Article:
The British Government has ordered the return of a shipment of more than 300 tonnes of chemicals plus 2,000 tonnes of contaminated soil from the city-state port of Djibouti on the Horn of Africa to the United Kingdom. The highly toxic chemical, which arrived in Djibouti in January, contains chromic acid and arsenic and was bound for Ethiopia via the Ethiopian Shipping Line.
The cargo was contained in hundreds of plastic jerrycans, ten of which had spilled, contaminating a considerable area of Djibouti port. Reports described the result of the spillage as a “catastrophe”. The substance poisoned those dockworkers coming into contact with it, burning their skin and damaging their lungs. Three dockers died within days and more than 20 have become seriously ill as a result of the spillage.
The United Nations Food and Agricultural Organisation (FAO) warned that the damaged drums posed a threat to human health and the environment and has financed a major operation to attempt to clean up the seriously contaminated port. The worst affected site is within 400 metres of a food store and there is continued concern for the health and safety of dockworkers.
A spokesman for the FAO said that previous shipments of the chemical had used steel drums, rather than plastic, and there had been no previous leakages. UN expert Kevin Helps, who investigated the spillage, said “in ten years of doing this work of intervention at ports in the EU [European Union], I have never seen such a case. In the EU, someone would have been prosecuted within weeks. It is not an accident. Someone is responsible for this.”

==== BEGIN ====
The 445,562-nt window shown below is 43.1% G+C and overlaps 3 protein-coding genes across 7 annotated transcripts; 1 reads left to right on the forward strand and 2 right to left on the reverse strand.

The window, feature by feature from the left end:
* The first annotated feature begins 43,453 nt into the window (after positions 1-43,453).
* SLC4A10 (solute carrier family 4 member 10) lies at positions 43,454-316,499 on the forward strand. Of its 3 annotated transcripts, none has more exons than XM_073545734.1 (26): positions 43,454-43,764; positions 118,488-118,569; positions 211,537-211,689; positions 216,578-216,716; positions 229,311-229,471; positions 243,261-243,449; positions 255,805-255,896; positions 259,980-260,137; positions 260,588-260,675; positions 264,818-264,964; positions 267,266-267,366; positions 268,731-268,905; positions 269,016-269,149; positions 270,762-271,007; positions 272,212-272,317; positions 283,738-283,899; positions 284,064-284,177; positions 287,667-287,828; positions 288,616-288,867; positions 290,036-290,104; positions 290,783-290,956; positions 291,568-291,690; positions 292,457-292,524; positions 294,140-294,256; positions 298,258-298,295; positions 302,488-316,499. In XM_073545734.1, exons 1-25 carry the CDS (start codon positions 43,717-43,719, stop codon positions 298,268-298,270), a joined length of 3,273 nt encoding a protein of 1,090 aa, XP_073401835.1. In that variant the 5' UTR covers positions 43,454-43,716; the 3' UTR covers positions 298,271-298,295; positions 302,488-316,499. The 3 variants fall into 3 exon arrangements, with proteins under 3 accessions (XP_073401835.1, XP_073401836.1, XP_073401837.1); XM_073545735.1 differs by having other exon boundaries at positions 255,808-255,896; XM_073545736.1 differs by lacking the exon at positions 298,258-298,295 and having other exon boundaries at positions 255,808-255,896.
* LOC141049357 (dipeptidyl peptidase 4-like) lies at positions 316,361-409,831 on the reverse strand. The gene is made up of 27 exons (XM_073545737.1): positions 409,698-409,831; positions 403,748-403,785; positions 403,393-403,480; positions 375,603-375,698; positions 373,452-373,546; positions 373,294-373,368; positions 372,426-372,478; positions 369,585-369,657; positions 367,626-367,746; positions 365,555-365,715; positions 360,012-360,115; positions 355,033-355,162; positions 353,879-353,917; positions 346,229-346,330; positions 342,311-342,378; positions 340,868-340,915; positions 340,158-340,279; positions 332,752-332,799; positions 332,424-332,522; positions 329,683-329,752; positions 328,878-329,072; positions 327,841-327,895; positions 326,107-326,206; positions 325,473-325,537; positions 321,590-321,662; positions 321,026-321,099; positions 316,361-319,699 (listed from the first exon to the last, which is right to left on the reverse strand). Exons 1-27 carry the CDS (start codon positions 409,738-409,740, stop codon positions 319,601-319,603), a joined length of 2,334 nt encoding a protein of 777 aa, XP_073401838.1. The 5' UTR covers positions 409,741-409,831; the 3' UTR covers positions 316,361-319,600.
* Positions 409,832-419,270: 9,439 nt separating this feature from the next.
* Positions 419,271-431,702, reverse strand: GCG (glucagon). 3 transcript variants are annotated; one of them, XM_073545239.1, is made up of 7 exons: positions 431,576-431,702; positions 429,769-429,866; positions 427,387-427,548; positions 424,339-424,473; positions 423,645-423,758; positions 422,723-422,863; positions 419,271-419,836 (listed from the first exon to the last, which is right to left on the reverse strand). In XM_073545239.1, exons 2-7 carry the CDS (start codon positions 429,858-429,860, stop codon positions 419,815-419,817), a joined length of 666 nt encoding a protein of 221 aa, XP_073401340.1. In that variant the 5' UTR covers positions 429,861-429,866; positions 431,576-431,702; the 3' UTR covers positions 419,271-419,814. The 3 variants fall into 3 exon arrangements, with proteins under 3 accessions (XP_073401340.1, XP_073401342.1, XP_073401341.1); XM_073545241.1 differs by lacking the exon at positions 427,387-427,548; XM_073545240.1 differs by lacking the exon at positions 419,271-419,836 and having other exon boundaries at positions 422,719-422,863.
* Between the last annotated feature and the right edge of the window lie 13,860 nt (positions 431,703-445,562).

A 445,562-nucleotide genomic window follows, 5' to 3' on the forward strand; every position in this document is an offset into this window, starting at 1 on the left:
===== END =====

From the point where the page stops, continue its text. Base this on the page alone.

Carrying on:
A spokesman for the chemicals’ producers CSI Wood Protection, a US-owned company based in Widnes, north-west England, claimed, “the product was shipped in drums represented to us as suitable for such use and the containers were independently inspected prior to loading in the UK.”
Environmental Minister Michael Meacher has authorised expenditure of £1 million ($1.6 million) to ship the toxic cargo and contaminated soil back to England. He told a BBC radio programme that investigated the spillage that the “polluter will pay”.
The chemical is widely used in the US to protect fences, boardwalks, picnic tables and other wooden structures. In the past two months concerns have been raised about children playing on equipment treated with the substance. Alternatives that do not contain arsenic are being widely used in Japan, Australia and Europe. A spokesman for the US industry claimed that such substitutes were not available in America due to lack of public demand.